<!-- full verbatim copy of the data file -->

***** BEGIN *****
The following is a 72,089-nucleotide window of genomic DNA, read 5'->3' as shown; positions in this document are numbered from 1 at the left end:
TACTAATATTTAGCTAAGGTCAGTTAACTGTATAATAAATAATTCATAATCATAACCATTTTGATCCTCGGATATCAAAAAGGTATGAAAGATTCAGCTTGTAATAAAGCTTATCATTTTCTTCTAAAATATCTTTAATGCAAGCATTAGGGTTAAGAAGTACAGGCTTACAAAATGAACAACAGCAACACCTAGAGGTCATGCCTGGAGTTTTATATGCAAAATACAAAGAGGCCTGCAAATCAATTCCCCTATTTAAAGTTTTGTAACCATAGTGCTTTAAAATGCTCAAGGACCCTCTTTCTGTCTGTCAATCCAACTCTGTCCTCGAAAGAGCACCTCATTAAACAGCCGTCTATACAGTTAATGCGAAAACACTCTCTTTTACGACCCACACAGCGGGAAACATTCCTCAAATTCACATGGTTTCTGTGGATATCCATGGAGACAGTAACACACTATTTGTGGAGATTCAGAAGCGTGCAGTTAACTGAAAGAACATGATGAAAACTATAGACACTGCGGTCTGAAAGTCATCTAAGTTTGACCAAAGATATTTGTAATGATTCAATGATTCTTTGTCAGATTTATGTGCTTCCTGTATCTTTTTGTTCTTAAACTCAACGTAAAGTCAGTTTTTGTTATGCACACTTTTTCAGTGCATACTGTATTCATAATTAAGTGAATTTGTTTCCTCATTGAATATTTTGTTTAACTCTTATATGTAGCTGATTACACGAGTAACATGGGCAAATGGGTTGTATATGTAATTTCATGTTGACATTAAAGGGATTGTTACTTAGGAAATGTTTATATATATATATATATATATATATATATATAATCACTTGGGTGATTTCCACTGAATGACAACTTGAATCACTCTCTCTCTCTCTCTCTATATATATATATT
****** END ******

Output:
The following is a 72,089-nucleotide window of genomic DNA, read 5'->3' as shown; positions in this document are numbered from 1 at the left end:
TACTAATATTTAGCTAAGGTCAGTTAACTGTATAATAAATAATTCATAATCATAACCATTTTGATCCTCGGATATCAAAAAGGTATGAAAGATTCAGCTTGTAATAAAGCTTATCATTTTCTTCTAAAATATCTTTAATGCAAGCATTAGGGTTAAGAAGTACAGGCTTACAAAATGAACAACAGCAACACCTAGAGGTCATGCCTGGAGTTTTATATGCAAAATACAAAGAGGCCTGCAAATCAATTCCCCTATTTAAAGTTTTGTAACCATAGTGCTTTAAAATGCTCAAGGACCCTCTTTCTGTCTGTCAATCCAACTCTGTCCTCGAAAGAGCACCTCATTAAACAGCCGTCTATACAGTTAATGCGAAAACACTCTCTTTTACGACCCACACAGCGGGAAACATTCCTCAAATTCACATGGTTTCTGTGGATATCCATGGAGACAGTAACACACTATTTGTGGAGATTCAGAAGCGTGCAGTTAACTGAAAGAACATGATGAAAACTATAGACACTGCGGTCTGAAAGTCATCTAAGTTTGACCAAAGATATTTGTAATGATTCAATGATTCTTTGTCAGATTTATGTGCTTCCTGTATCTTTTTGTTCTTAAACTCAACGTAAAGTCAGTTTTTGTTATGCACACTTTTTCAGTGCATACTGTATTCATAATTAAGTGAATTTGTTTCCTCATTGAATATTTTGTTTAACTCTTATATGTAGCTGATTACACGAGTAACATGGGCAAATGGGTTGTATATGTAATTTCATGTTGACATTAAAGGGATTGTTACTTAGGAAATGTTTATATATATATATATATATATATATATATATAATCACTTGGGTGATTTCCACTGAATGACAACTTGAATCACTCTCTCTCTCTCTCTCTATATATATATATT